Our grape spirit is crafted from a unique blend of two white varieties of grape native to Spain, the Airen and Macabeo. These grapes are harvested from the Ciudad Real region of central Spain. The city famous for its museums, churches and historic cathedrals has a famed history of producing grapes!
The Spanish wine region our grapes are grown in is D.O.P Valdepenas.
We take great care to respect the provenance of these grapes. When they arrive at our Yorkshire distillery, they’re combined with flax grown right here on our turf and other carefully selected botanicals to create a gin that evokes the character of our local landscape.
Neutral spirit made from grape can be labelled in many ways; you might hear it referred to as grape alcohol or vinous alcohol. The categories of grape spirits refer to the different parts of the grape and the ways that the grape is treated during the distillation process.
Here are some of the most common types of neutral grape spirit:
The pomace is used to create grape based spirits like Grappa, Zivania or Grozdova. It’s comprised of the grape skin, pulp, seed and stem that remains after the fruit has been compressed.
Wine lees are the sediments of the dead yeast cells left over from fermentation.
A neutral spirit is produced from the grape residue from wine production. It usually includes both the pomance and the wine lees.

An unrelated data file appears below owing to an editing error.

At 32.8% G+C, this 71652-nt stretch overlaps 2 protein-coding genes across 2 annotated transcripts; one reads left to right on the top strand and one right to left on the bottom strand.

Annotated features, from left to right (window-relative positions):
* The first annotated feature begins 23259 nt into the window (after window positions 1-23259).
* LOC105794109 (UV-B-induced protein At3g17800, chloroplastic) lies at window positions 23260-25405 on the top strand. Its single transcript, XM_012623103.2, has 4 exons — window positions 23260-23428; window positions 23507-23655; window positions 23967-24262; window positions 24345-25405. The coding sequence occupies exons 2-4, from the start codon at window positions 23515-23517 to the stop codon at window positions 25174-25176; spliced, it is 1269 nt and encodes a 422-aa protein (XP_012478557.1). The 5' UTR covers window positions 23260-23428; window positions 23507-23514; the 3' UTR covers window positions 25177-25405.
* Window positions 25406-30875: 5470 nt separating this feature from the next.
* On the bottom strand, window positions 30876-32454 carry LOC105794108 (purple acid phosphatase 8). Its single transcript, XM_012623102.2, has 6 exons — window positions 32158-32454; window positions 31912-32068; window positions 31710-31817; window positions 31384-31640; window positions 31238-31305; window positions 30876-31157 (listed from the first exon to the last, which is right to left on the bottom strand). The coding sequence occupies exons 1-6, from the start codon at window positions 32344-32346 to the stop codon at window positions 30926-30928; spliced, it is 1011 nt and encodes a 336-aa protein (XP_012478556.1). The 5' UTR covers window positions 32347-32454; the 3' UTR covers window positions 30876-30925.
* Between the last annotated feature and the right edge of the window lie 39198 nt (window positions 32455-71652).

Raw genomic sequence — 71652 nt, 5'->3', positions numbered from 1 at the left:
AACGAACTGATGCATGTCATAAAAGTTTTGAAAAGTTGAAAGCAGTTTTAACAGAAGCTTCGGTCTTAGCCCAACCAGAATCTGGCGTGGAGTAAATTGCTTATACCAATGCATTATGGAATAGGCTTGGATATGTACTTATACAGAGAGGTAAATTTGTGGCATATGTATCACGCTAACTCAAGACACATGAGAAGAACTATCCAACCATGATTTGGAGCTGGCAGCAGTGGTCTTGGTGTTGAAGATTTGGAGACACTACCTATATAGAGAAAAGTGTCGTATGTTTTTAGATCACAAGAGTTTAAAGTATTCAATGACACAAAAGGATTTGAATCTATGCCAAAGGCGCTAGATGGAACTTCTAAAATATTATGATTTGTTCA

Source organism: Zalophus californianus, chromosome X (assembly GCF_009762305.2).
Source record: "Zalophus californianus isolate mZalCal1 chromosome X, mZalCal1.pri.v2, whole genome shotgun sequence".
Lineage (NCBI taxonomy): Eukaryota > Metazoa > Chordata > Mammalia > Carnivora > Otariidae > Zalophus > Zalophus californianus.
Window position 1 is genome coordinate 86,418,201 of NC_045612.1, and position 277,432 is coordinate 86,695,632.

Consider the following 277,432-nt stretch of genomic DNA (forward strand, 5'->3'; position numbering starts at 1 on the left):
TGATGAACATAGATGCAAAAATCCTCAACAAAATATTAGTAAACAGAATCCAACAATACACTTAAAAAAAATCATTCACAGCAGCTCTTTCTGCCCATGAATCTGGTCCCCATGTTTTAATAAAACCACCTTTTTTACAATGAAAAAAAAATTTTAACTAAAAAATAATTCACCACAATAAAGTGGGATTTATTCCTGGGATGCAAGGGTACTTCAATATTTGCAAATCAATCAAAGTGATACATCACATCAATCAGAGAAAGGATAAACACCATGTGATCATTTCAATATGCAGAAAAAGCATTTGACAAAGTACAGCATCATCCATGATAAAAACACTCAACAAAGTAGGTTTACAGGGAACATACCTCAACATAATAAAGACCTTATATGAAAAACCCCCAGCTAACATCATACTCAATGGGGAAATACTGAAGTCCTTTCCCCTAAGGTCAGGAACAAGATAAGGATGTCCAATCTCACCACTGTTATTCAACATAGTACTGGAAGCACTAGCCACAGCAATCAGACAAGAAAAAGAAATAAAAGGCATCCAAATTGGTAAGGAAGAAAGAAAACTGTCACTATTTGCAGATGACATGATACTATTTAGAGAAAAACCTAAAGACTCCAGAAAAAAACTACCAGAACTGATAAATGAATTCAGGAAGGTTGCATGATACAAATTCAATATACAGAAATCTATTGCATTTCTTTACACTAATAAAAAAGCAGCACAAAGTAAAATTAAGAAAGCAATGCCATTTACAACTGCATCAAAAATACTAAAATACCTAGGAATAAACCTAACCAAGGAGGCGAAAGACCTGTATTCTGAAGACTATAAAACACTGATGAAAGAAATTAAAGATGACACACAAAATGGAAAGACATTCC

The grape alone can be used as a base, similar to an eau-de-vie.
It’s not just us gin makers who are in on the secret. A number of other spirits are made from grapes, including:
Brandy is a generic term for a distilled fruit spirit. The name comes from the Dutch word ‘brandewijn’ which means ‘burnt wine’. Types of grape brandy include: Aguardiente, Armagnac, Arzente, Brandy De Jerez, Cognac, and Metaxa.
When made from the pomace, Eau-de-vie is called pomace brandy. It’s a higher proof clear spirit made from fruit.
If you’re partial to a Pisco Sour on a night out, you should know all about this Peruvian spirit. Pisco became popular among foreign adventurers in the 18th century when ships would stop in the port city of Pisco to stock up on the local spirit. Pisco is matured in glass or stainless steel rather than oak and bottled at full strength (38 to 48%).
For us, grape is the key to quality, craft and authenticity. Pour yourself a G&T following our guide to the best ever gin and tonic, sit back and relish the superior flavour that comes from making gin from grapes.